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The Millionaire Tax Explained

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Millionaire ReceiptObama has spent the latter half of his first term with a more populist tone. Some believe that Tea Party pressure as well as the Occupy Wall Street movement have brought the country’s attention to the reported 1%, the country’s wealthiest people. As Obama tries to appeal to the other 99%, he has taken on the idea of the Buffett Tax.

Warren Buffett, in a now well known New York Times Op Ed Piece believes that he and other high net worth people like him, should pay more tax than current laws require. He says that his 15% tax rate is lower than his secretary’s tax rate.

At the 2012 State of the Union address President Obama invited Buffett’s secretary to the speech where he again mentioned the Buffett rule which he now calls the Millionaire Tax. He laid out some bold plans for making the nation’s wealthiest Americans pay more in taxes.

The Details

The Millionaire tax would set a flat 30% tax rate for anybody making more than $1 million annually. He also called for an end to deductions for millionaires on health care, retirement, child care, and home expenses in order to keep the 30% tax rate more difficult to circumvent. With nearly 25% of all millionaires not paying enough to satisfy the proposed Millionaire Tax, this is surely not going to sit well with some of the nation’s wealthy although some, like hedge fund manager George Soros believe the plan to be fair.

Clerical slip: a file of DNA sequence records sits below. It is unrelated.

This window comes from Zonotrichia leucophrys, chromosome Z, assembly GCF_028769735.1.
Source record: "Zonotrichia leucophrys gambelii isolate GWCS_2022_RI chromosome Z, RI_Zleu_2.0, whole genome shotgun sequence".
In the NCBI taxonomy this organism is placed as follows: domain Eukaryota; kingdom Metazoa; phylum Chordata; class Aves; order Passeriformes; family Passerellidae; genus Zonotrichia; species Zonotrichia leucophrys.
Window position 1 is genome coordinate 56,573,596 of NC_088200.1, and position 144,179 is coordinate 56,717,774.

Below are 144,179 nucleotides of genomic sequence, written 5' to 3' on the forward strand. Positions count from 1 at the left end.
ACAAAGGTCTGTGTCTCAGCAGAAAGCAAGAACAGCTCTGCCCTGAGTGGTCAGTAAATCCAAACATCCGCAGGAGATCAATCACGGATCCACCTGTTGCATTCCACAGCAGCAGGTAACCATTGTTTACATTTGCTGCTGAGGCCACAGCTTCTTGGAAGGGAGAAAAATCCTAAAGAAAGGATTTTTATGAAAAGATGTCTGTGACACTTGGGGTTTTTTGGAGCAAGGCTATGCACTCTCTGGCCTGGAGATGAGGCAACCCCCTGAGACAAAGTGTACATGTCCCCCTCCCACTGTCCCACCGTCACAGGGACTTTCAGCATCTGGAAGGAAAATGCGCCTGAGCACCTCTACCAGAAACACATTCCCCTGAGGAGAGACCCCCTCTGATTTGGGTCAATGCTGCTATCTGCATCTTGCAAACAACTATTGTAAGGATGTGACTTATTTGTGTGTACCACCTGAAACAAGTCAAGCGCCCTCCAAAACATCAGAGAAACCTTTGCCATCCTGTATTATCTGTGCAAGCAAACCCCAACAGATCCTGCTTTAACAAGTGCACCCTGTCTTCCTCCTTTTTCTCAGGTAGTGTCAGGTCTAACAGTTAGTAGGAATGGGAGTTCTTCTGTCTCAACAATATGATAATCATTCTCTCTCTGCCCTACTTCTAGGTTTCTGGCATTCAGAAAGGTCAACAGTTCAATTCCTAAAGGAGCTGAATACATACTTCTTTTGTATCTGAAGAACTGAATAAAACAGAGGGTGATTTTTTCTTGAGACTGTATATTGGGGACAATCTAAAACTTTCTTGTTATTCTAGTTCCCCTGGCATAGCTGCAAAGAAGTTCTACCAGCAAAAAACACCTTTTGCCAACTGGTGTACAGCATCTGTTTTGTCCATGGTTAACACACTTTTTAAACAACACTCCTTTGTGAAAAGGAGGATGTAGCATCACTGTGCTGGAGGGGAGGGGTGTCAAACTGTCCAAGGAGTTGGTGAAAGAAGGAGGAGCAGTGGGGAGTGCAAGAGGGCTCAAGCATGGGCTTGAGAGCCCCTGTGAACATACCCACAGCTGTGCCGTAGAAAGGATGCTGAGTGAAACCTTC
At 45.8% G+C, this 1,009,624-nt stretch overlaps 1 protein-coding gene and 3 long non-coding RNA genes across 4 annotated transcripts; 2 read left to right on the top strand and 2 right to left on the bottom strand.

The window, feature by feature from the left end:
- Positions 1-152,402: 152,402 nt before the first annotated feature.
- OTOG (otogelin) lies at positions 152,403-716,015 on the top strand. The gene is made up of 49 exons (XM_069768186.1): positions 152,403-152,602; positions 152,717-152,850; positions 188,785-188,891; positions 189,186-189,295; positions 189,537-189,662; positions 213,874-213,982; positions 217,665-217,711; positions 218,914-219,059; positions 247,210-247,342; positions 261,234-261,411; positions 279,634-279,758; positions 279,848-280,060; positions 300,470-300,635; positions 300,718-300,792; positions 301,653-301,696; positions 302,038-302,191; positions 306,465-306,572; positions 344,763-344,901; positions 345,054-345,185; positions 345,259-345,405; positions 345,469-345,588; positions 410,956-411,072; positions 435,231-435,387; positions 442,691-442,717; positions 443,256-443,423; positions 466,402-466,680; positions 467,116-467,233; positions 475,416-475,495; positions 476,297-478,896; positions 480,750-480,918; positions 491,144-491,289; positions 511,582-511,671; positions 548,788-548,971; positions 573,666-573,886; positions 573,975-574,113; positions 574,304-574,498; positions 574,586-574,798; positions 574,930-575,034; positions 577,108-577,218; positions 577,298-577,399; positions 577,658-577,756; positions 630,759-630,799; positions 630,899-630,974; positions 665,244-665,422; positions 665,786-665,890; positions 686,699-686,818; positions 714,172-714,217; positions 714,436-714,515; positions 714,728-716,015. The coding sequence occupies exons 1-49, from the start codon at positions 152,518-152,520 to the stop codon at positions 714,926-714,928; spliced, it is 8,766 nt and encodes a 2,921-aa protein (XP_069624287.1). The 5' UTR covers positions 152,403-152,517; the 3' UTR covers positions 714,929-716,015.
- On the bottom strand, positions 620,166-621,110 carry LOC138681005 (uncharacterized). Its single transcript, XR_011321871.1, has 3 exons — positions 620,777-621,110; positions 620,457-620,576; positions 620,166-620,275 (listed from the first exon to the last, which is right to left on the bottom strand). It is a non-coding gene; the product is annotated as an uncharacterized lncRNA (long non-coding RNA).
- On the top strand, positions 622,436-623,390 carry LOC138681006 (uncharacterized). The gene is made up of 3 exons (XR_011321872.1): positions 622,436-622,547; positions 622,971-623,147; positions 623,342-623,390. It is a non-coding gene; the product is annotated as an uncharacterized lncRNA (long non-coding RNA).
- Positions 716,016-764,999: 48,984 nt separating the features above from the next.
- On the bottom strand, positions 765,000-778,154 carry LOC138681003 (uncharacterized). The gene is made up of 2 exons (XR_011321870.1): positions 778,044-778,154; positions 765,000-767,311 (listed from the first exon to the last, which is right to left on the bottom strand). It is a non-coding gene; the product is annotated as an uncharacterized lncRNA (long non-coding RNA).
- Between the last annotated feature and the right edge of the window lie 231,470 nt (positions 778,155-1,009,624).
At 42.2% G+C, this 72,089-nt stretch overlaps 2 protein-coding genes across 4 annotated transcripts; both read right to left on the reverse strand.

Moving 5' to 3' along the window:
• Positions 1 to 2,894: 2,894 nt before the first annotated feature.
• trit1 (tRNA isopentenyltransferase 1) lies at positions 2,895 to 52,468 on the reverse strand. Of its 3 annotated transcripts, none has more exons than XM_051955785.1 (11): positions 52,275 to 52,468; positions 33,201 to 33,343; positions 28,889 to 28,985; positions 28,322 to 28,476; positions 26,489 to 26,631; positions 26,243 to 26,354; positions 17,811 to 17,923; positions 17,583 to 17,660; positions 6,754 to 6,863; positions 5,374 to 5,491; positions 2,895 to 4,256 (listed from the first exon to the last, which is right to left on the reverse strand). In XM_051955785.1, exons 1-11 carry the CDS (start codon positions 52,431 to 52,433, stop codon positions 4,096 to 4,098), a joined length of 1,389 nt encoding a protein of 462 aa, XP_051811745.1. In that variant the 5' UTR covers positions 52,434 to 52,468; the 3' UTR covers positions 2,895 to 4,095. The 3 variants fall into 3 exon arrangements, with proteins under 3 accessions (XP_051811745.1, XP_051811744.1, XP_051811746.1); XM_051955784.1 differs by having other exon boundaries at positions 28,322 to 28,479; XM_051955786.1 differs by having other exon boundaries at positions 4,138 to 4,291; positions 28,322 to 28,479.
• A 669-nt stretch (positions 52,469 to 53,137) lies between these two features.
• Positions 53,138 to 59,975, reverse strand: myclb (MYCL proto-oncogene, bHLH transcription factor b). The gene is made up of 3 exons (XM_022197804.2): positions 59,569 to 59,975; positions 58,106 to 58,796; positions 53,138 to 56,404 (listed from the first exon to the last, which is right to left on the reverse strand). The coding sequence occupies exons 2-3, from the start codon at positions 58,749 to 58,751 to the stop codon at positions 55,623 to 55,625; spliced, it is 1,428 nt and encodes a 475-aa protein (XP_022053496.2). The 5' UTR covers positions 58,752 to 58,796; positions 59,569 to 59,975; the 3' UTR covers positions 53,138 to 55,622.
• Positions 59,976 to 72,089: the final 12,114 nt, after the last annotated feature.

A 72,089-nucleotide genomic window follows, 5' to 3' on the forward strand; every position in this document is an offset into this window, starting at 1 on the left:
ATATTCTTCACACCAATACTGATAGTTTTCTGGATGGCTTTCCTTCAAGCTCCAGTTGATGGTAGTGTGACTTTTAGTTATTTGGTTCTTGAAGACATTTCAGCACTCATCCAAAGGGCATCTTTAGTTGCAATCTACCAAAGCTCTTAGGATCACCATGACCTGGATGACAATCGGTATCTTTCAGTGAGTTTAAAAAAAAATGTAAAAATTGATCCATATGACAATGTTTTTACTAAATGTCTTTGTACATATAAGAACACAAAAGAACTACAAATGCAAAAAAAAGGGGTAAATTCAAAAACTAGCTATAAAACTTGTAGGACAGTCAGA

Alternative Minimum Tax

The Alternative Minimum Tax or AMT was supposed to be the answer to this problem. When it was originally enacted, it was designed to force high income households to pay a minimum tax rate but as time went on and the law was not adjusted for inflation, an increasing amount of middle class households were forced to pay the tax. More than 4% of individual taxpayers now pay the AMT with 27% of those having gross incomes under $200,000.

Congress has enacted numerous short term fixes for the AMT but they haven’t taken up a permanent fix. In this Huffington Post article, the author believes that the reason Congress doesn’t permanently fix the law is because it would make deficit projections look a lot larger when a large portion of the AMT revenue were taken away.

Obama’s new Millionaire Tax isn’t new. It would modernize the AMT tax rules and allow Congress to permanently fix the problems with the current alternative minimum tax although there has been no mention of taking up a permanent fix of this law in conjunction with the new Millionaire Tax.